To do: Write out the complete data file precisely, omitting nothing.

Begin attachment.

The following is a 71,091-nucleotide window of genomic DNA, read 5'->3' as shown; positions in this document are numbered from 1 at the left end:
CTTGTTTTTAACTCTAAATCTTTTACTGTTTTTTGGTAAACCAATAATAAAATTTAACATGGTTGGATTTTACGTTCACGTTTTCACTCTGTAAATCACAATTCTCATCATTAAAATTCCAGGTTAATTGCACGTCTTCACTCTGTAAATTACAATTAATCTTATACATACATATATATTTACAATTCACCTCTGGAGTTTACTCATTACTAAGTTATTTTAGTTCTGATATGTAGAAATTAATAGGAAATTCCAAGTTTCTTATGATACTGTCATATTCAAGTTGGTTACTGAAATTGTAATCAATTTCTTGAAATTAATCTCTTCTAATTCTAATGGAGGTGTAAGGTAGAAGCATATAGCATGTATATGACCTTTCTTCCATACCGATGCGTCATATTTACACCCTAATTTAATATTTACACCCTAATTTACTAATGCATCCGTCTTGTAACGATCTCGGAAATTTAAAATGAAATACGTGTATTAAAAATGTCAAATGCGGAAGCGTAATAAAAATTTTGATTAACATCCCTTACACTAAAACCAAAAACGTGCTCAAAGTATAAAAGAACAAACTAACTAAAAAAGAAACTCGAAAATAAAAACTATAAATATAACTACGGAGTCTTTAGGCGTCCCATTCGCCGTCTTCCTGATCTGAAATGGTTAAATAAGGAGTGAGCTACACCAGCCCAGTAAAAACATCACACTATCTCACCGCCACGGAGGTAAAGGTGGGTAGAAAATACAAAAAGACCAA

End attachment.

The following is a 71,091-nucleotide window of genomic DNA, read 5'->3' as shown; positions in this document are numbered from 1 at the left end:
CTTGTTTTTAACTCTAAATCTTTTACTGTTTTTTGGTAAACCAATAATAAAATTTAACATGGTTGGATTTTACGTTCACGTTTTCACTCTGTAAATCACAATTCTCATCATTAAAATTCCAGGTTAATTGCACGTCTTCACTCTGTAAATTACAATTAATCTTATACATACATATATATTTACAATTCACCTCTGGAGTTTACTCATTACTAAGTTATTTTAGTTCTGATATGTAGAAATTAATAGGAAATTCCAAGTTTCTTATGATACTGTCATATTCAAGTTGGTTACTGAAATTGTAATCAATTTCTTGAAATTAATCTCTTCTAATTCTAATGGAGGTGTAAGGTAGAAGCATATAGCATGTATATGACCTTTCTTCCATACCGATGCGTCATATTTACACCCTAATTTAATATTTACACCCTAATTTACTAATGCATCCGTCTTGTAACGATCTCGGAAATTTAAAATGAAATACGTGTATTAAAAATGTCAAATGCGGAAGCGTAATAAAAATTTTGATTAACATCCCTTACACTAAAACCAAAAACGTGCTCAAAGTATAAAAGAACAAACTAACTAAAAAAGAAACTCGAAAATAAAAACTATAAATATAACTACGGAGTCTTTAGGCGTCCCATTCGCCGTCTTCCTGATCTGAAATGGTTAAATAAGGAGTGAGCTACACCAGCCCAGTAAAAACATCACACTATCTCACCGCCACGGAGGTAAAGGTGGGTAGAAAATACAAAAAGACCAA